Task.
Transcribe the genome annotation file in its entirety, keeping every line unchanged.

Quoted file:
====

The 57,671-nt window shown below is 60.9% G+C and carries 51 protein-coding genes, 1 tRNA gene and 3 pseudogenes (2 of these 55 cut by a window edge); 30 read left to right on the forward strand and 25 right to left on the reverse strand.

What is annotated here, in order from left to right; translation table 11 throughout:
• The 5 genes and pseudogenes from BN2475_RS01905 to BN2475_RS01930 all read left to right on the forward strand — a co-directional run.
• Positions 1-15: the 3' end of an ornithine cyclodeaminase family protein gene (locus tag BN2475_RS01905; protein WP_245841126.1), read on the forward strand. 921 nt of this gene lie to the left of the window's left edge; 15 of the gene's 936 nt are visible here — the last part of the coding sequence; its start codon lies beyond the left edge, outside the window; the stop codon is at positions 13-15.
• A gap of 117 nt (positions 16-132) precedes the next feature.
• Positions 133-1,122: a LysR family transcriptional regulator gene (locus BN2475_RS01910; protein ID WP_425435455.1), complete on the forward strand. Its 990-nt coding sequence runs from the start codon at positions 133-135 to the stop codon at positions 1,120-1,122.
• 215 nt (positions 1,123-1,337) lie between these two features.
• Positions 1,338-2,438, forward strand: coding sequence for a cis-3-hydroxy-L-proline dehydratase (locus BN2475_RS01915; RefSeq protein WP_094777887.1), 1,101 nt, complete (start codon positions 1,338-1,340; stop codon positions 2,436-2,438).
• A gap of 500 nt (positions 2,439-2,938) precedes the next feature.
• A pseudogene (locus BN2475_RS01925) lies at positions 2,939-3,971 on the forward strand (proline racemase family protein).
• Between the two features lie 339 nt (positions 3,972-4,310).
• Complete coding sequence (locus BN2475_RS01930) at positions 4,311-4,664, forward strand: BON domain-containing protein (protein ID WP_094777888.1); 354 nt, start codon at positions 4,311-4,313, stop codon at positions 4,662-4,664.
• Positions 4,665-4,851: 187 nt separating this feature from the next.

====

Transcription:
The 57,671-nt window shown below is 60.9% G+C and carries 51 protein-coding genes, 1 tRNA gene and 3 pseudogenes (2 of these 55 cut by a window edge); 30 read left to right on the forward strand and 25 right to left on the reverse strand.

What is annotated here, in order from left to right; translation table 11 throughout:
• The 5 genes and pseudogenes from BN2475_RS01905 to BN2475_RS01930 all read left to right on the forward strand — a co-directional run.
• Positions 1-15: the 3' end of an ornithine cyclodeaminase family protein gene (locus tag BN2475_RS01905; protein WP_245841126.1), read on the forward strand. 921 nt of this gene lie to the left of the window's left edge; 15 of the gene's 936 nt are visible here — the last part of the coding sequence; its start codon lies beyond the left edge, outside the window; the stop codon is at positions 13-15.
• A gap of 117 nt (positions 16-132) precedes the next feature.
• Positions 133-1,122: a LysR family transcriptional regulator gene (locus BN2475_RS01910; protein ID WP_425435455.1), complete on the forward strand. Its 990-nt coding sequence runs from the start codon at positions 133-135 to the stop codon at positions 1,120-1,122.
• 215 nt (positions 1,123-1,337) lie between these two features.
• Positions 1,338-2,438, forward strand: coding sequence for a cis-3-hydroxy-L-proline dehydratase (locus BN2475_RS01915; RefSeq protein WP_094777887.1), 1,101 nt, complete (start codon positions 1,338-1,340; stop codon positions 2,436-2,438).
• A gap of 500 nt (positions 2,439-2,938) precedes the next feature.
• A pseudogene (locus BN2475_RS01925) lies at positions 2,939-3,971 on the forward strand (proline racemase family protein).
• Between the two features lie 339 nt (positions 3,972-4,310).
• Complete coding sequence (locus BN2475_RS01930) at positions 4,311-4,664, forward strand: BON domain-containing protein (protein ID WP_094777888.1); 354 nt, start codon at positions 4,311-4,313, stop codon at positions 4,662-4,664.
• Positions 4,665-4,851: 187 nt separating this feature from the next.